“And if you look at this league and the profile of players in this league, the speed of the game in this league and the spaces, it’s something that you can take from him and introduce to your players, to your teams and do it in the games.”
Perhaps Bielsa’s defiant outlook meshes best with MLS teams aiming to punch above their weight in a league where entertainment has always been a priority and escalating roster spending is now a trend. El Loco’s closest MLS tie is probably also his most faithful ideological heir: San Jose’s Matias “Pelado” Almeyda, who played for Bielsa on the Argentine national team and often utilizes his radical man-to-man marking system.
“I think Marcelo Bielsa is one of the best coaches in the world. I had the chance to be coached by him for four years. He taught me a new methodology of working in football that many have copied,” said Almeyda on Wednesday.
“What I like most about him is his way of thinking, how he sees life in football. And he has never been a part of the system in football where people go to a certain place to be known, but he is always taking on projects where he can be himself and develop a true project.”
Pelado might well have been communicating on multiple levels with that last part. The former Chivas Guadalajara boss was the reigning Concacaf Coach of the Year when he joined the Quakes after their woeful 2018 season, surprising many. Despite being the subject of constant interest from suitors abroad and making no bones about his frustrations with what he perceives to be his club’s limited spending, Almeyda has stayed by the Bay and is on course to complete his original four-year contract.
The “AlmeydaBall” Quakes have epitomized the risks and rewards of core Bielsista ideas, producing exhilarating soccer at their best, getting eviscerated at worst, often at the hand of game plans custom-tailored by opponents to exploit vulnerabilities in the system. The Red Bulls – coached by Gerhard Struber, who earned Bielsa’s praise when his Barnsley met Leeds in the English Championship in 2020 – used their more pragmatic version of the high press to do just that at PayPal Park in Week 1.
“I thought [New York] had won with very little. They were using a certain form of pressing, were taking advantage of our mistakes and counterattacking, had defenders that defended well but didn't want to get too involved in the game,” said Almeyda of that 3-1 result.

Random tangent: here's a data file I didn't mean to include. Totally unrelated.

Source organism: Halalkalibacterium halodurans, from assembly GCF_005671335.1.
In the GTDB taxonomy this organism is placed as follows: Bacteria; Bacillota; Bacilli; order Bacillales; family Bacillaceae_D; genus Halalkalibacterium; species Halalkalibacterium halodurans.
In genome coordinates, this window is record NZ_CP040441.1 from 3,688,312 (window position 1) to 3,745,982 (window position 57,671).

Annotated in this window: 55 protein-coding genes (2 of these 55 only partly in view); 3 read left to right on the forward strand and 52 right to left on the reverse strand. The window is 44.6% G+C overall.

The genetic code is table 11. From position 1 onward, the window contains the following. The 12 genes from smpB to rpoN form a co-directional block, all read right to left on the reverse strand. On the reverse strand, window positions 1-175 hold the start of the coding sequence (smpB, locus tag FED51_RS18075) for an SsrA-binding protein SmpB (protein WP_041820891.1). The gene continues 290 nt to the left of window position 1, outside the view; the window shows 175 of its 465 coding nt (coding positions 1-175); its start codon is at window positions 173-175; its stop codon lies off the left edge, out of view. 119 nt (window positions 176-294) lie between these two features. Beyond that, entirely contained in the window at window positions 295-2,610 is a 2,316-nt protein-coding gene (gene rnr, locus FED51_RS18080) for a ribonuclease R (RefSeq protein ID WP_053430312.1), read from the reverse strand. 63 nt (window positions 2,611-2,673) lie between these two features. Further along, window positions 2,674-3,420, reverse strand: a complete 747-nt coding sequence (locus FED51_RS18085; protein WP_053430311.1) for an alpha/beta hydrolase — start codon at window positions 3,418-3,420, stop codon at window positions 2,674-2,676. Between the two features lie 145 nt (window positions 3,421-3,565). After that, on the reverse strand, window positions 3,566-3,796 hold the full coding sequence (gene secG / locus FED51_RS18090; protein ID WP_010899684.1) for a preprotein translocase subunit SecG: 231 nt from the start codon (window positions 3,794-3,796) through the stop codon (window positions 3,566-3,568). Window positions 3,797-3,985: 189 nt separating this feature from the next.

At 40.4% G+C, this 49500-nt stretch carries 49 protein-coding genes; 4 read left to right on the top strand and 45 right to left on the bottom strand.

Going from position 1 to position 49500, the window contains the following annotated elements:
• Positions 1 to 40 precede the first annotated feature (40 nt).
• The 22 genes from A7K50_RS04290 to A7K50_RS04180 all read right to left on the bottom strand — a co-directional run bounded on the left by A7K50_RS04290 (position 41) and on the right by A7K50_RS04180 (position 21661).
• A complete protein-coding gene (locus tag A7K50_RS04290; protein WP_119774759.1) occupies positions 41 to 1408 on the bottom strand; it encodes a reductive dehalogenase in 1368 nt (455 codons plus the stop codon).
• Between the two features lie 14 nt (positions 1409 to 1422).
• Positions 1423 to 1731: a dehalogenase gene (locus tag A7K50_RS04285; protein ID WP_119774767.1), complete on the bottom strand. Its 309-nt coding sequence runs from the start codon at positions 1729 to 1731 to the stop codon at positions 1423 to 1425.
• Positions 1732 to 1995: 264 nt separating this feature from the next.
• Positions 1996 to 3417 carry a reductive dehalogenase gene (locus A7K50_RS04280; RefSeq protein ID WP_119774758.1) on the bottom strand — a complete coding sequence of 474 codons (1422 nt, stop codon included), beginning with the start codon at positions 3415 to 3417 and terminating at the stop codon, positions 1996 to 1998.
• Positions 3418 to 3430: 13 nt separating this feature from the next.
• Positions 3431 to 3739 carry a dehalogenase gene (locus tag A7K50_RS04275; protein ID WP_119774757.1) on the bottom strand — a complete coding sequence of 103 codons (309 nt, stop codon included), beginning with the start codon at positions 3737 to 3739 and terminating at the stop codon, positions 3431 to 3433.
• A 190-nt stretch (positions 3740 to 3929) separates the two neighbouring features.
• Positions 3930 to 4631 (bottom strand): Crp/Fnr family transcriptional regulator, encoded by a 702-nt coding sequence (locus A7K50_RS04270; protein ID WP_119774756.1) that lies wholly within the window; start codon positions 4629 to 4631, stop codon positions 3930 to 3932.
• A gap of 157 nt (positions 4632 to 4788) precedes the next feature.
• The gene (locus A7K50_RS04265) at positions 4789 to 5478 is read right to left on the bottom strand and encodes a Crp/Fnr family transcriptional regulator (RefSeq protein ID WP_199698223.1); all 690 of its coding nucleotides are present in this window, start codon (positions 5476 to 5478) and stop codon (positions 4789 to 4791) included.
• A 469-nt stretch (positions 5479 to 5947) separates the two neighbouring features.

“Those are different ways of playing football, and it's a way of reading the game and looking for results. I tell my players that I'm the one running a risk because I want my defenders to win, my midfielders to have mobility and risk making difficult passes, because that's how I think we will have more positive results than negative ones.”
Almeyda’s insistence on making few compromises to his style even in the face of one-sided results is also evocative of Bielsa, and therein lies a key factor in many of his MLS colleagues’ preference to borrow and adapt rather than dive in completely.
“For the profile of players that we have and the opponents that we play, it will be difficult for us to sustain a man-to man,” said Estevez. “We maybe could do it some moments, but not all the time. For us, it will be difficult to use that. But for example, the third-man [runs] and the speed of play to create quickly and get behind the opponent backline, we can take.”
Losada – who has also shifted the culture in D.C. while lobbying heavily for more aggressive spending – offered a similar caution.
“I like a few things of his philosophy. I like also things from Simeone or [Thomas] Tuchel from Chelsea. You pick ideas from those world-class coaches, and then you add a little bit of your ideas, and you try to make your own game model and your own style of play,” said the 39-year-old Argentine.
“It's about also the pieces that you get and the kind of roster that you have to see if you can implement those principles or not. I think the coach is the one who needs to adapt to the roster to see what he's capable to do with those pieces. So not always you can play like Bielsa or like Tuchel, like Guardiola if you don't have the right players to play that way.”
This is in large part the task in front of Marsch, just the third U.S. manager in Premier League history, faced with simultaneously replacing a club icon and steering Leeds away from relegation in a matter of weeks.
“Now it's about how he can adapt to that league, to the players and to try to find, inside his style of play, a way that the players can function together to get results,” said Estevez.
“It's always difficult to be in a different country,” he added. “And I think Jesse will figure out how to introduce his ideas, but also understanding the league and understanding the players that they have and the culture and see how they can use that to together win games.”